Due to recent allegations and accusations of unfair “financial aid” from boosters and negative publicity surrounding certain schools, cough USC and Michigan cough, it seems appropriate to address the long-standing debate of whether college athletes should be paid or receive endorsements.

The answer to receiving payments should be decisively and unequivocally no.

The word student in the phrase student-athlete should not be forgotten, even in the face of a multi-billion dollar collegiate athletics industry.

Paying student-athletes would be a waste of the moral fiber and joy of receiving an athletic scholarship.

If these athletes were to receive pay, they would be given such an advantage over their peers, it would likely cross the threshold of fairness.

After all, a lack of monetary assistance is one of the few things remaining that firmly separates college sports from the professional level.

As it stands currently, many athletes are able to attend prestigious schools they normally would not be able to, whether it be for a lack of financial resources, or the lack of grades and standardized test scores usually required to gain admittance to a school as a mortal — more commonly known as your ordinary student.

Receiving a college education for free and obtaining the academic and social benefits that go along with being a scholarship athlete prove to be more than enough to aid the average athlete.

However, when it comes to forbidding any sort of endorsement deals, the NCAA is wrong.

While receiving pay for simply playing a sport at the college level is morally unjust, cashing in on endorsement opportunities is not.

Many college athletes are larger than life individuals on and off their respective campuses and if given the chance would bring in loads of money from Nike, Under Armour and the like.

John Wall would already have a shoe, presumably with Nike, and would be on his way to making a fortune.

Then again, he already is on his way to making a fortune.

Waiting a year to cash in on these opportunities may prevent a kid like Wall from exploding onto the scene too early, but it’s wrong to not let him market his play, his face and his name.

It simply goes against the “American Dream” to prevent someone from cashing in on his or her fame.

You may be wondering, isn’t it a slippery slope to allow college athletes to make money for themselves, even though the college game is built around a team atmosphere?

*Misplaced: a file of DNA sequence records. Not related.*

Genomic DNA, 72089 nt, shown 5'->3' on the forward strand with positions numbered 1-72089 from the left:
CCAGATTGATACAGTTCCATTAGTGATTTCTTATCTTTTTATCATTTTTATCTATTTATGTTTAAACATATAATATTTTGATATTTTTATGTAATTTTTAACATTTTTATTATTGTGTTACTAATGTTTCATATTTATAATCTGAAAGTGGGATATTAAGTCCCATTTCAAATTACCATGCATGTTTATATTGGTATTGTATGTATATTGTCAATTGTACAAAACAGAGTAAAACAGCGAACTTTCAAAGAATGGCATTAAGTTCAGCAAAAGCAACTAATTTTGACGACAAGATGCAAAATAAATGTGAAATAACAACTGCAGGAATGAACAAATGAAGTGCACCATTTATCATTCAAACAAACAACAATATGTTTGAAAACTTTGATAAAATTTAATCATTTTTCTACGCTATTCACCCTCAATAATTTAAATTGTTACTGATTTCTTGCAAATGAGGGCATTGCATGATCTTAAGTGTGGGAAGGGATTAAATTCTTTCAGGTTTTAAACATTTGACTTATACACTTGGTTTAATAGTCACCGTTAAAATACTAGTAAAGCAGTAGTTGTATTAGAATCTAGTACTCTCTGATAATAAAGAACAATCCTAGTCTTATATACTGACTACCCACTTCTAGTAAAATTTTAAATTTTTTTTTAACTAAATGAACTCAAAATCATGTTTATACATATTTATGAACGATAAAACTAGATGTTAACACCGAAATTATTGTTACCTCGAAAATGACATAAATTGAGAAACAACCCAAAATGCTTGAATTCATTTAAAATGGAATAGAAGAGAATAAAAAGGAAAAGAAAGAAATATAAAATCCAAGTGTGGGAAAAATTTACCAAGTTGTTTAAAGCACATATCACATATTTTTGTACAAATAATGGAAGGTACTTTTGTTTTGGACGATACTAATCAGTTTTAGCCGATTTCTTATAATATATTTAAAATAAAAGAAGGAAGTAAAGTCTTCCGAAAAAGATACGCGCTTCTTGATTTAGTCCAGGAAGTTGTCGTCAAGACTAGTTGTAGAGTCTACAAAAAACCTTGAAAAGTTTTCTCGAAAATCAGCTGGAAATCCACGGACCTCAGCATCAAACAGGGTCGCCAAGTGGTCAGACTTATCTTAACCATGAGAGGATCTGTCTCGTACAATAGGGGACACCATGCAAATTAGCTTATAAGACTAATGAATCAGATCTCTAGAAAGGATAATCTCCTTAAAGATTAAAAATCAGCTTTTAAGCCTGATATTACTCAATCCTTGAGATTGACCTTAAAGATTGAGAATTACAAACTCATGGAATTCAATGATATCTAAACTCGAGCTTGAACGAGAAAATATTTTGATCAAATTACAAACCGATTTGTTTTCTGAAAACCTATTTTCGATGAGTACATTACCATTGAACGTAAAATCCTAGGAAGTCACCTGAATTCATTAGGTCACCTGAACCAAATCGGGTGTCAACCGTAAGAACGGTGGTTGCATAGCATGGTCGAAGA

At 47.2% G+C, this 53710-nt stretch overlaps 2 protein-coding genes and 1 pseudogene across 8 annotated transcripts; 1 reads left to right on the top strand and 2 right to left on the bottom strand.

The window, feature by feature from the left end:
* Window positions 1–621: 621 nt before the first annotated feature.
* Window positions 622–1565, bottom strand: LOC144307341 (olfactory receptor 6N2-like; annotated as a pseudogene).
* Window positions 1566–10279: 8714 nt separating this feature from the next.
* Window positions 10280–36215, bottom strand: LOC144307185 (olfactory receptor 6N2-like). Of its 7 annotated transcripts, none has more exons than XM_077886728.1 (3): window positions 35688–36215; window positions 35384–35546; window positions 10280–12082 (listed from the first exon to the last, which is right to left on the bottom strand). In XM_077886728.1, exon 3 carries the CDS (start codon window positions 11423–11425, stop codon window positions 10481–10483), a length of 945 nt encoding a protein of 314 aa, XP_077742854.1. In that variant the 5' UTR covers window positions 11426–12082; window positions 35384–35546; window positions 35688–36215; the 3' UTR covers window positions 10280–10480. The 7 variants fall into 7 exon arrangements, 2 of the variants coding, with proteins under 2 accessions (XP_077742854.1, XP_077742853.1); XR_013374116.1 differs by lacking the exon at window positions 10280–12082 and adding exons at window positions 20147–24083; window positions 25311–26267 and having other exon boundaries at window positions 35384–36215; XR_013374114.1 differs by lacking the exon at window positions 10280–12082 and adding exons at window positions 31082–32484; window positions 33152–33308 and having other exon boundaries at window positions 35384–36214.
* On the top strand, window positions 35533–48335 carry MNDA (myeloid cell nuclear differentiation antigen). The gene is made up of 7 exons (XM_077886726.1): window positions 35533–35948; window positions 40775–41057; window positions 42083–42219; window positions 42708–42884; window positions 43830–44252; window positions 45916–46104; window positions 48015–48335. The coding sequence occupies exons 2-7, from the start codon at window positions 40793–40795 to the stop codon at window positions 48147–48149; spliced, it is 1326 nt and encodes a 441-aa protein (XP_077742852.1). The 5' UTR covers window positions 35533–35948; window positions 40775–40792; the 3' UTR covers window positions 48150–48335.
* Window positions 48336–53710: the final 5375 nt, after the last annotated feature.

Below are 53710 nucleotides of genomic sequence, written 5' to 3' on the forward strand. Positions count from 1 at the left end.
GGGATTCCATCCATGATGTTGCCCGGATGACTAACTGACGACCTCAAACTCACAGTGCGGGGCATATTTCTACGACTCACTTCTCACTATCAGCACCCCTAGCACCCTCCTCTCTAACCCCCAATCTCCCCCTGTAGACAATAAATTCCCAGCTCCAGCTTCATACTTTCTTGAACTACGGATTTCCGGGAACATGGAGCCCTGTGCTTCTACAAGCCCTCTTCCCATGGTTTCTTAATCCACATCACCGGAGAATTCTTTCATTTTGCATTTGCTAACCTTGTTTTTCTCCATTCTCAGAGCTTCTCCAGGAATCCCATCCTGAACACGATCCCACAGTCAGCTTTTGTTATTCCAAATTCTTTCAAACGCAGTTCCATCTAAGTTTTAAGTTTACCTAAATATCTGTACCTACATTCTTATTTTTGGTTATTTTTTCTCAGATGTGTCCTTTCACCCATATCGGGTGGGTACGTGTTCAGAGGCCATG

I’m not questioning whether or not the college game emphasizes, maybe even mandates, team play better than the professional ranks. I am simply stating that college athletes deserve the opportunity to receive endorsements for the countless hours of practice, films and traveling they encounter.

The demand placed upon an athlete is much higher than is commonly thought.

One is required not only to maintain a proper image, but also to obtain good grades (sort of) while also practicing several days a week.

Student-athletes are held to a much higher standard than their peers.

Obtaining a shoe deal or representing a nearby restaurant would not endanger the innocence or purity of any sport on the collegiate level.

If anything, endorsements would enhance the collegiate game.

College stars would become more recognized nationally, and jersey sales would bring in loads of extra money to athletic departments.

And no, I’m not talking about those jerseys we always see for sale without last names.

I want to see a number three jersey with “Hughes” on the back, being repped by an adolescent Wisconsinite.

Video games also would be instantly enhanced, as the rights of names, and not only numbers, would become available to such games as EA Sports’ NCAA Basketball series.

Thoughts of dunking as Derrick Rose in college at Memphis bring shivers down my spine.

In a time of economic uncertainty, additional revenue being pumped into athletic departments certainly should not be turned away.

As we hear at nearly every Badger home game, the athletic department supports 23 varsity sports, including 20 non-revenue sports.

The sad truth is only three sports — football, men’s basketball and men’s hockey — actually produce a financial surplus.

These three sports do bring in a substantial amount of money to the athletic department, but it still is very difficult to obtain the funds to properly support the other 20 sports.

If a percentage of endorsement money cashed in by players from the big three sports were shared among the remaining sports, it would be one of the easiest ways to fundraise.

And c’mon, please tell me it doesn’t make sense for freshman forward Ryan Evans to represent Flat Top Grill at nearby Hilldale Mall.

Maybe some of the charm of the college game would be compromised from these supposed prima donna players, but ultimately the exposure and revenue the endorsement deals would bring in for the schools would be worth it.

Oh, and just for the record, if endorsements are ever actually put into place and jerseys with names are released; I will buy Badger Herald Sports Editor Jordan Schelling an audaciously awesome No. 50 Ian Markolf jersey.

Wouldn’t that be a sight.